London: John Nichols and Son, circa 1820s. Etching and engraving. 20.6 20.0 cm (image) 31 x 39 cm. (sheet). Fold mark in upper left margin.
Paulson 156 iii/iii; BM Satires 2591. Edition3rd of 3 statesInscriptionprinted in ink l.l.-l.r.: Cartons Raphael Urbin Pinx. Cavl. Chezzi del. Annib Charraci invt. Leonard Da Vinci Pinx. / 3 Characters. 4 Caricaturas. / For a farthar Explanation of the Difference Betwixt Character & Caricatura See ye (e in superscript above y) Preface to Jo.h (h in superscript above . ) Andrews.
printed in ink l.r.: W Hogarth Fecit 1743
The traditional Identity Parade requires one suspect and a line-up of (say) 10 others. They should be lookalikes, roughly speaking. If they were too unlike, the identification would be too easy. But how like is too like?
William Hogarth's print Characters and Caricaturas is a kind of ID Parade. It's a picture with an argument. It's designed to demonstrate the superiority of the comic character face to the grotesque caricature. Hogarth saw them as radically different arts: one is the study of individual human nature; the other makes absurd formal play with human features.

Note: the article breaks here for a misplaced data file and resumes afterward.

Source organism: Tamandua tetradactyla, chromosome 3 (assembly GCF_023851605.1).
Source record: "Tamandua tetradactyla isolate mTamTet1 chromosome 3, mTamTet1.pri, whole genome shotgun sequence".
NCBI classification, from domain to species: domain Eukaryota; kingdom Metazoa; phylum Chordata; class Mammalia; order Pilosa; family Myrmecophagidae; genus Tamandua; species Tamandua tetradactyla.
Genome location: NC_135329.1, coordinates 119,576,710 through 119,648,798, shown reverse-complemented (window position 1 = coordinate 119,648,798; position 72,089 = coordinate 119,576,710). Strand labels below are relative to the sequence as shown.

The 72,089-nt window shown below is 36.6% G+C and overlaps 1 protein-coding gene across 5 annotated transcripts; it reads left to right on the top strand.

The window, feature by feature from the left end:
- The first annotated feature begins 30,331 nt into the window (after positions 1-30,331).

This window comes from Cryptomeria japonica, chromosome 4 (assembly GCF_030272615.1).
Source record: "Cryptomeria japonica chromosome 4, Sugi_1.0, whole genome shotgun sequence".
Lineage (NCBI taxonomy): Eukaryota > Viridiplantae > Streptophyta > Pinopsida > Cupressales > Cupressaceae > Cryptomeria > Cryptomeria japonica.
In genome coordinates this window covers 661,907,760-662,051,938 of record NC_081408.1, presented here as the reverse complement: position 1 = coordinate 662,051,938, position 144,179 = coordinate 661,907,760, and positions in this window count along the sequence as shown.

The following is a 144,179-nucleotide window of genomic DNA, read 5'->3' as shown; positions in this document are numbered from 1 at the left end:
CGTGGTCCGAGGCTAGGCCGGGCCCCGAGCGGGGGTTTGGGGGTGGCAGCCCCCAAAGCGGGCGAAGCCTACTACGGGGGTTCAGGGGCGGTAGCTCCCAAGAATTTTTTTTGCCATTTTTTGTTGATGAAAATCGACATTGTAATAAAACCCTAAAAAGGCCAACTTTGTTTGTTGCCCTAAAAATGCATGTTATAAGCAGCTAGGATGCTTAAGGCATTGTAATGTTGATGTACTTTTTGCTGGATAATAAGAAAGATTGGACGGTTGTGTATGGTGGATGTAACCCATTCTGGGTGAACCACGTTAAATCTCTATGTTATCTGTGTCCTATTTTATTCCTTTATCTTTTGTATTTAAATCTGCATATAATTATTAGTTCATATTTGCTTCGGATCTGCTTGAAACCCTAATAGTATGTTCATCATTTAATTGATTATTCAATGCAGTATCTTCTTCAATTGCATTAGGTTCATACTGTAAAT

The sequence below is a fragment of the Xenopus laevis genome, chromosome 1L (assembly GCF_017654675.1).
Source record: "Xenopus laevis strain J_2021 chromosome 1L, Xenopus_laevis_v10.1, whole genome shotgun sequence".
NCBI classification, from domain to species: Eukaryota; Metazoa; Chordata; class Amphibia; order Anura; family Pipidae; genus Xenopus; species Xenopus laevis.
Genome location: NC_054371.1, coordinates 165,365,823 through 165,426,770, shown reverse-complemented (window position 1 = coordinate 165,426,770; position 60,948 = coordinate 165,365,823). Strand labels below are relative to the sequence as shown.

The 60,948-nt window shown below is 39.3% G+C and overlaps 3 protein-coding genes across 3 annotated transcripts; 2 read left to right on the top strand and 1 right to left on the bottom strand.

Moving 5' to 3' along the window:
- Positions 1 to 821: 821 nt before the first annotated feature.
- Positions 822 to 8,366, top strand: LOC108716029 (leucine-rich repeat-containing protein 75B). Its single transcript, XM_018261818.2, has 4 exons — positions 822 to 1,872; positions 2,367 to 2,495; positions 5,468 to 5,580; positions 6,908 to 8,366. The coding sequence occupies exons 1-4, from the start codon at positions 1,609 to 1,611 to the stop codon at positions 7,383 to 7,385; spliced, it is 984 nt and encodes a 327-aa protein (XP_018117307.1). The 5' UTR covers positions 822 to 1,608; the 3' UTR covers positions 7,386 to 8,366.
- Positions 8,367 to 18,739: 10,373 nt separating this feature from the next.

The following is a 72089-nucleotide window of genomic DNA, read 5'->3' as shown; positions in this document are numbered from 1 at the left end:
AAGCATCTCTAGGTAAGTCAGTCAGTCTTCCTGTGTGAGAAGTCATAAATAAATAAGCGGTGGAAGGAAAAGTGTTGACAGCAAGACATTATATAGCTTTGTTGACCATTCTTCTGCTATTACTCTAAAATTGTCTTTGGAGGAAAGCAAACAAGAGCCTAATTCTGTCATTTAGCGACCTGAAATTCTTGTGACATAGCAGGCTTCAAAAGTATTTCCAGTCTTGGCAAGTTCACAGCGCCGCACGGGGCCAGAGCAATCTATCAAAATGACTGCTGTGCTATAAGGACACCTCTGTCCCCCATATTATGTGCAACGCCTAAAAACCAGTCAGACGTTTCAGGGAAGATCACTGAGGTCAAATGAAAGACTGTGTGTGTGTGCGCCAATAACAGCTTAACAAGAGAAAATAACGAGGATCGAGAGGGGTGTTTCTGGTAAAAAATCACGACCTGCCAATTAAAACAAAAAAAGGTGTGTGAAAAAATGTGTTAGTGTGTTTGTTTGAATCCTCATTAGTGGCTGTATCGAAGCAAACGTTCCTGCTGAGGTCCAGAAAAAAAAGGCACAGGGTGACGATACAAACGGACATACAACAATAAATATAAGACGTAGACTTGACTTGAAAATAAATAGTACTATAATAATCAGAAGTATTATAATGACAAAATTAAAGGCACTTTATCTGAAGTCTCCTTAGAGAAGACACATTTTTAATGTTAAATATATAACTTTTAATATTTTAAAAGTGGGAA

In the strip along the bottom, at the left, three heads are quoted from paintings by Raphael, showing vivid but accurate portrayals of character. Then to the right there are a handful of heads by other Italian artists, stretched, squashed, with no psychological value, merely monstrous jokes. Item #51-3334